In most of my updates I’ve tried to avoid commenting on the Israeli/Palestinian peace process because it’s the subject that most commentators write about involving Israel, as if that’s the only relevant information concerning the nation. Nevertheless, in light of the most recent balagan (Hebrew for mess) regarding this subject, I will address it. From the beginning, a successful outcome was a long shot. However, the Bible mentions peace 249 times, encourages parties to seek peace, promises peace to Israel and foretells of a day when peace will reign over all the earth (e.g., Isaiah 2, 11). Therefore, despite the odds, peace should always be sought. Yeshua, himself, said, “Blessed are the peacemakers, for they will be called the sons of God.”
In the current peace process both sides are playing the game of chicken. Neither side believes peace is possible but doesn’t want to be the one blamed for its collapse. Israel does not believe she has a legitimate negotiating partner. Israel’s fear is that if elections were held in the West Bank today, the current Palestinian government would be thrown out and replaced with either Hamas or some other terrorist organization. Thus, any negotiated settlement would be scrapped immediately. Even if the current Palestinian government survived, the Gaza Strip, a significant piece of “future Palestine,” is still ruled by Hamas, who wouldn’t recognize the settlement anyway.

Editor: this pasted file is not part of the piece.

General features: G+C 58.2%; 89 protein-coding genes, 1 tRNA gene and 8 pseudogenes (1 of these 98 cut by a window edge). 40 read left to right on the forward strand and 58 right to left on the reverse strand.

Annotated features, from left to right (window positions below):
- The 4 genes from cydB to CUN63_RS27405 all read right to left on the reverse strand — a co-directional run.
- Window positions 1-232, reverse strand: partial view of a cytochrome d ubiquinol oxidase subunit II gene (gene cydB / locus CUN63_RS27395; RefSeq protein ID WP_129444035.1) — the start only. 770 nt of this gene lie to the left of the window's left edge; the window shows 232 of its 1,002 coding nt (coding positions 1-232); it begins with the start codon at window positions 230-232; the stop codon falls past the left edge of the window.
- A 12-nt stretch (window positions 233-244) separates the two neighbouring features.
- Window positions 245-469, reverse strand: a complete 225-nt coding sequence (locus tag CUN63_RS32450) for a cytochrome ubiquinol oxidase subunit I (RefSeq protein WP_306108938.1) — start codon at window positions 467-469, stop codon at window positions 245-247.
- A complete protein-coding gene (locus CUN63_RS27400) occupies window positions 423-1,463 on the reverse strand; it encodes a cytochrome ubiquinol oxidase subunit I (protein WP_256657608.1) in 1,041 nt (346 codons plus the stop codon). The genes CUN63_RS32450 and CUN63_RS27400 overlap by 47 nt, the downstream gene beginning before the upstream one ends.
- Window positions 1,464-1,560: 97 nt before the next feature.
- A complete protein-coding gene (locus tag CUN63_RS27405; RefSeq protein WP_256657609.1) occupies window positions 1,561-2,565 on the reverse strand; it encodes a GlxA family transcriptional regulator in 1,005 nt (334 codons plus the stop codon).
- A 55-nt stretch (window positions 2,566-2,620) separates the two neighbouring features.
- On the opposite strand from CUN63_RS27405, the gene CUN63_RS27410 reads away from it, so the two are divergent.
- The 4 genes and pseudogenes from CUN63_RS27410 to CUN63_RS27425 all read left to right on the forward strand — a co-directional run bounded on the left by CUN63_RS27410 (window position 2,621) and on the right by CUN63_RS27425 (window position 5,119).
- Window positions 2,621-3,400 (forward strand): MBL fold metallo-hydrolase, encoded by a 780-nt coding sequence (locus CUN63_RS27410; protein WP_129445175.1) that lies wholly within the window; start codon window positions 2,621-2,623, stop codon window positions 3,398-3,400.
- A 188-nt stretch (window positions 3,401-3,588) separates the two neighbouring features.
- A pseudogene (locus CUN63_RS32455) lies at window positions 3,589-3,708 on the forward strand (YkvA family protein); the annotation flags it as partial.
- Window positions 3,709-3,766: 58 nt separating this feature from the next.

The Palestinians believe their greatest hopes reside in international recognition through the United Nations and other international organizations. The Palestinians refuse to relinquish issues that Israel will never agree to, such as the “right of return” of millions of descendants of those Arabs who fled Palestine during Israel’s war of independence, Jerusalem being the capital of a new Palestine and borders that predate the 1967 war. The Palestinian position on each of these issues has substantial support in the international arena. Thus, the Palestinians recognize a negotiated settlement between Israel and herself will undermine these claims.
Yet, both sides have much to lose by refusing to participate in some process. The latest blowup was inevitable, and if it doesn’t lead to the process’s failure, something else likely will doom any pact. In the most recent situation, Israel refused to release the last batch of Arabs who were convicted of terrorism, including murder, part of a 4 step release of terrorists in turn for the Palestinians to agree to join and continue the peace process. Israel refused because they suspected that once the terrorists were released the Palestinians would bypass the negotiations and seek for direct international recognition. Thus, Israel would have released hundreds of terrorists and gained nothing in return. As it turns out, Israel refused to release the final batch of terrorists, and the Palestinians, as suspected, sought and gained recognition in multiple international organizations. A wild card was introduced by US Secretary of State John Kerry when he stupidly and possibly inadvertently blamed Israel for the process breakdown during a US Senate hearing.